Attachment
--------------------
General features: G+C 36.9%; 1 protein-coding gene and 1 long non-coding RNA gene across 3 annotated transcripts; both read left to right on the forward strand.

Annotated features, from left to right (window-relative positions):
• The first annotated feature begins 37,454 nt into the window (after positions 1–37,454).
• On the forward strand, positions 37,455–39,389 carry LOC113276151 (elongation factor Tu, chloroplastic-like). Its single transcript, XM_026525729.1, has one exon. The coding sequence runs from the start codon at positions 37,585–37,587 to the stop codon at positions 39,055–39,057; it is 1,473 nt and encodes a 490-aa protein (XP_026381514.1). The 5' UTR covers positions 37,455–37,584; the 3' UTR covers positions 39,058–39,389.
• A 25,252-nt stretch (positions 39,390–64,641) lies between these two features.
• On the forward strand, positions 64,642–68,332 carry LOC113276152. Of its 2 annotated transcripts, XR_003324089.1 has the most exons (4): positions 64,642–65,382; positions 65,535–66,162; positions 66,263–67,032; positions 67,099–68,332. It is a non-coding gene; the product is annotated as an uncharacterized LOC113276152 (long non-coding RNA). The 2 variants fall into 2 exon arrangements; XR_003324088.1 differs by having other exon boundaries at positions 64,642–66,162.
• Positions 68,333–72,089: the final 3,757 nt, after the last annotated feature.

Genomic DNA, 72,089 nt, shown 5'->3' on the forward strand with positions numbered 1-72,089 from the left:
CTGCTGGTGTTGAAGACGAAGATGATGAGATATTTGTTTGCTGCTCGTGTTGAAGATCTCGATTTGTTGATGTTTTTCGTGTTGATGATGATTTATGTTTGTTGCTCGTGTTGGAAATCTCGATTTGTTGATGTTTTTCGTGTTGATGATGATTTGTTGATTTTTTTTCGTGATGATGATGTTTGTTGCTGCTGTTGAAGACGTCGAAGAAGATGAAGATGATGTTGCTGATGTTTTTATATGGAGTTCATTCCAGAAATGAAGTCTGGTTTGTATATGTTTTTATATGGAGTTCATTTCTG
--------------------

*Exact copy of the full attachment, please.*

General features: G+C 36.9%; 1 protein-coding gene and 1 long non-coding RNA gene across 3 annotated transcripts; both read left to right on the forward strand.

Annotated features, from left to right (window-relative positions):
• The first annotated feature begins 37,454 nt into the window (after positions 1–37,454).
• On the forward strand, positions 37,455–39,389 carry LOC113276151 (elongation factor Tu, chloroplastic-like). Its single transcript, XM_026525729.1, has one exon. The coding sequence runs from the start codon at positions 37,585–37,587 to the stop codon at positions 39,055–39,057; it is 1,473 nt and encodes a 490-aa protein (XP_026381514.1). The 5' UTR covers positions 37,455–37,584; the 3' UTR covers positions 39,058–39,389.
• A 25,252-nt stretch (positions 39,390–64,641) lies between these two features.
• On the forward strand, positions 64,642–68,332 carry LOC113276152. Of its 2 annotated transcripts, XR_003324089.1 has the most exons (4): positions 64,642–65,382; positions 65,535–66,162; positions 66,263–67,032; positions 67,099–68,332. It is a non-coding gene; the product is annotated as an uncharacterized LOC113276152 (long non-coding RNA). The 2 variants fall into 2 exon arrangements; XR_003324088.1 differs by having other exon boundaries at positions 64,642–66,162.
• Positions 68,333–72,089: the final 3,757 nt, after the last annotated feature.

Genomic DNA, 72,089 nt, shown 5'->3' on the forward strand with positions numbered 1-72,089 from the left:
CTGCTGGTGTTGAAGACGAAGATGATGAGATATTTGTTTGCTGCTCGTGTTGAAGATCTCGATTTGTTGATGTTTTTCGTGTTGATGATGATTTATGTTTGTTGCTCGTGTTGGAAATCTCGATTTGTTGATGTTTTTCGTGTTGATGATGATTTGTTGATTTTTTTTCGTGATGATGATGTTTGTTGCTGCTGTTGAAGACGTCGAAGAAGATGAAGATGATGTTGCTGATGTTTTTATATGGAGTTCATTCCAGAAATGAAGTCTGGTTTGTATATGTTTTTATATGGAGTTCATTTCTG